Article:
Philadelphia Daily News
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|Type||Daily newspaper (Monday-Saturday)|
|Owner(s)||The Lenfest Institute|
|Managing editor||Pat McLoone|
|News editor||Gar Joseph|
|Sports editor||Rich Hofmann|
|Photo editor||Michael Mercanti|
|Founded||March 31, 1925|
|Headquarters||801 Market Street|
Philadelphia, Pennsylvania 19107 U.S.
|Sister newspapers||The Philadelphia Inquirer|
The Philadelphia Daily News is a tabloid newspaper that serves Philadelphia, Pennsylvania, United States. The newspaper is owned by the Lenfest Institute, which also owns Philadelphia's other major newspaper The Philadelphia Inquirer.
The Daily News began publishing on March 31, 1925, under founding editor Lee Ellmaker. By 1930, the newspaper's circulation exceeded 200,000, but by the 1950s the news paper was losing money. In 1954, the newspaper was sold to Matthew McCloskey and then sold again in 1957 to publisher Walter Annenberg.
The Philadelphia Daily News began publishing on March 31, 1925, under founding editor Lee Ellmaker. In its early years, it was dominated by crime stories, sports and sensationalism. By 1930, daily circulation of the morning paper exceeded 200,000. Circulation dropped over the years, and by 1954, the money-losing paper was sold to Matthew McCloskey, a contractor and treasurer of the Pennsylvania Democratic Party. In December 1956, the paper's financial condition was so bad that McCloskey got permission from the unions for a 90 percent cut in the workforce.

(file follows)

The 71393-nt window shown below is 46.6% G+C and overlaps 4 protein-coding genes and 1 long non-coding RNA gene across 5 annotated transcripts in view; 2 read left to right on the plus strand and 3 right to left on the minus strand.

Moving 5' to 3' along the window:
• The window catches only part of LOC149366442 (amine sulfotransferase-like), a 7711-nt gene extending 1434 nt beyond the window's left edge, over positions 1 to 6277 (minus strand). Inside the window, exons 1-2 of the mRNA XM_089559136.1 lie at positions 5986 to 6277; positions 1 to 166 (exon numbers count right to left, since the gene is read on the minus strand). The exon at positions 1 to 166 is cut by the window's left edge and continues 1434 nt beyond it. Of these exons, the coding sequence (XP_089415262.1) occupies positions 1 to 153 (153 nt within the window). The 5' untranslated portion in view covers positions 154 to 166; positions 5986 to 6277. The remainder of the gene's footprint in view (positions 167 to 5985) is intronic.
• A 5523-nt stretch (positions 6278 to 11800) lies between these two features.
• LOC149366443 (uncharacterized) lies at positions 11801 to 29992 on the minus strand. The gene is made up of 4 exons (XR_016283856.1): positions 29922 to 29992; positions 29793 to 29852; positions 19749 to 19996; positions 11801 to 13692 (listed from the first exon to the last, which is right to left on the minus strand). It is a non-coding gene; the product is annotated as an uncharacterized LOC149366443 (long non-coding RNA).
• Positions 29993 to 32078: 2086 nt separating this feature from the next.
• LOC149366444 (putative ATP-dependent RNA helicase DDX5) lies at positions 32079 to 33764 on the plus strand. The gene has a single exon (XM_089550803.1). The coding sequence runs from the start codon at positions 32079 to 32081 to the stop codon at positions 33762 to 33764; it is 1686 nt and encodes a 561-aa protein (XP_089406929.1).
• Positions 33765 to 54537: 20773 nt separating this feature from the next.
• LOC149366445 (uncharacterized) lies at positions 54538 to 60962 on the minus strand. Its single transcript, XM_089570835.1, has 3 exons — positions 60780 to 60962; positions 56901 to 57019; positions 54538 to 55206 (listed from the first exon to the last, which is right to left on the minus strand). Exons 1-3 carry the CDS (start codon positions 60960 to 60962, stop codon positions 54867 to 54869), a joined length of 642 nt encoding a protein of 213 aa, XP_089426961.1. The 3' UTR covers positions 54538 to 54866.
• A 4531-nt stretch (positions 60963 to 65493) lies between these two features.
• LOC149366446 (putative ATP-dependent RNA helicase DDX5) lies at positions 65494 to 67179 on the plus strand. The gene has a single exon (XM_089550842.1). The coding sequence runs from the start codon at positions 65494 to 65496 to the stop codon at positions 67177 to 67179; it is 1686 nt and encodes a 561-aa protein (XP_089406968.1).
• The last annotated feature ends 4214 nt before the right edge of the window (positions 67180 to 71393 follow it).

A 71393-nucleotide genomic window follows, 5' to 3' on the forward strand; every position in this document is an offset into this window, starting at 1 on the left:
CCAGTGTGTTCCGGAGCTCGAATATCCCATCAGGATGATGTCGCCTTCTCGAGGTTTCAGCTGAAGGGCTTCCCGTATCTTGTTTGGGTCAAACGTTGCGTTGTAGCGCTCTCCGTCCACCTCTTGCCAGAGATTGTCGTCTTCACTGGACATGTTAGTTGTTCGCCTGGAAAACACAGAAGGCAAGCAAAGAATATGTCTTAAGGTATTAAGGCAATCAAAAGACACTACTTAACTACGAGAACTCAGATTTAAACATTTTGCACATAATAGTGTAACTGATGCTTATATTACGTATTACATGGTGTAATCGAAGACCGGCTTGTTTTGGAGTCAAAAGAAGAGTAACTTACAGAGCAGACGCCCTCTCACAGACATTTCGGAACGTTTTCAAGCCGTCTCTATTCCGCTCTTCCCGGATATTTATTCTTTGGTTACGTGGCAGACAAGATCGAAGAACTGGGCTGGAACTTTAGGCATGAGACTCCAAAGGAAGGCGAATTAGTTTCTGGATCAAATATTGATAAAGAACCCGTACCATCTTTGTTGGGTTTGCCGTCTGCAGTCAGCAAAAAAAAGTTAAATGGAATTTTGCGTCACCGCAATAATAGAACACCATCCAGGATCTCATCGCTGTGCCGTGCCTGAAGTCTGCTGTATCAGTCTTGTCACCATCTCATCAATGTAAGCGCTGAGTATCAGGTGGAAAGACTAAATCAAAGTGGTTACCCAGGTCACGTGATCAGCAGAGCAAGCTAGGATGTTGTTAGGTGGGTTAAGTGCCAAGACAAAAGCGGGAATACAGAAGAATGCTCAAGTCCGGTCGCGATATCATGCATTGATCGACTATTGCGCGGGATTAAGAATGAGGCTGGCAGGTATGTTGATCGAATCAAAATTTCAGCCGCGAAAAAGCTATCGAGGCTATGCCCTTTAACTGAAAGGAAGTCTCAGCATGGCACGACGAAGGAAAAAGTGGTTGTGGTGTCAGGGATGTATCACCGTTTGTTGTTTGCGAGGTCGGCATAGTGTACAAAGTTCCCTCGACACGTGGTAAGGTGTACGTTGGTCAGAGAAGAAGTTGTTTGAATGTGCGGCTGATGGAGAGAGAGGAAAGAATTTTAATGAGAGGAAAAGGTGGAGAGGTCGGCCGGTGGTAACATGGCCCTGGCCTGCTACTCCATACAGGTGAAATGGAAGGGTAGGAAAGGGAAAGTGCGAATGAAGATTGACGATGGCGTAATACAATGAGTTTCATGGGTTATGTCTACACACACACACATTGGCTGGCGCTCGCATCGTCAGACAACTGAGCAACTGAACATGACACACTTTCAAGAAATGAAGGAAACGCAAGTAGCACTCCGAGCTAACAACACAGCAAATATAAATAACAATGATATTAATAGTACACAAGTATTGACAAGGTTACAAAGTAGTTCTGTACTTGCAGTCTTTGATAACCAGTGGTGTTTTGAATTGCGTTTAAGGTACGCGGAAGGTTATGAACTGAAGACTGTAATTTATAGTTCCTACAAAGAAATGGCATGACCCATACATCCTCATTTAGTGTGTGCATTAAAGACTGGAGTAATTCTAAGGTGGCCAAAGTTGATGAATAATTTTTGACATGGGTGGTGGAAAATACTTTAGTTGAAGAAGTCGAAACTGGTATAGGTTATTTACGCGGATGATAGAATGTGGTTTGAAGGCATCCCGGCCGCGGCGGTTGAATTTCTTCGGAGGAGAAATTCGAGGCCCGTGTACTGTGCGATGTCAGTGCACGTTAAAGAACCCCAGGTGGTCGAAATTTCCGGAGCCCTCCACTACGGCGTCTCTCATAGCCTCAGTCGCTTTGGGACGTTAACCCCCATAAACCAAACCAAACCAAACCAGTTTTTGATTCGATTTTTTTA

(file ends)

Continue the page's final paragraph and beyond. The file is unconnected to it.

In 1969, Annenberg sold both papers to Knight Newspapers Inc., which eventually became Knight Ridder following a merger. Under the new ownership, the Daily News returned to morning publication and aimed to be taken more seriously. The paper's journalists have won the Pulitzer Prize three times. Richard Aregood won in 1985 for editorial writing, Signe Wilkinson won for her editorial cartoons in 1992 and Barbara Laker and Wendy Ruderman won in 2010 for investigating reporting for their "Tainted Justice" series focusing on the alleged misdeeds of a rogue narcotics squad.
The paper continues to struggle financially. It was surpassed in circulation, but not readership, by the free daily Metro. When the sale of Knight Ridder to The McClatchy Company was announced in March 2006, there were rumors that McClatchy would close the Daily News. However, in May, before the sale was finalized, it was announced that the Inquirer and Daily News would be re-sold to Philadelphia Media Holdings L.L.C., a local group led by advertising executive Brian Tierney and co-founder of the Toll Brothers homebuilding firm, Bruce Toll. The deal became official on June 29, 2006. The group intended to strengthen the online presence of both papers, and began an extensive ad campaign.